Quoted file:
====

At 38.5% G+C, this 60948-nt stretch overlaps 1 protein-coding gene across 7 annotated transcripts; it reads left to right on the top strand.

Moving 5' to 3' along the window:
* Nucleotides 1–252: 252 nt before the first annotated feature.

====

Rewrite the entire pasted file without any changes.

At 38.5% G+C, this 60948-nt stretch overlaps 1 protein-coding gene across 7 annotated transcripts; it reads left to right on the top strand.

Moving 5' to 3' along the window:
* Nucleotides 1–252: 252 nt before the first annotated feature.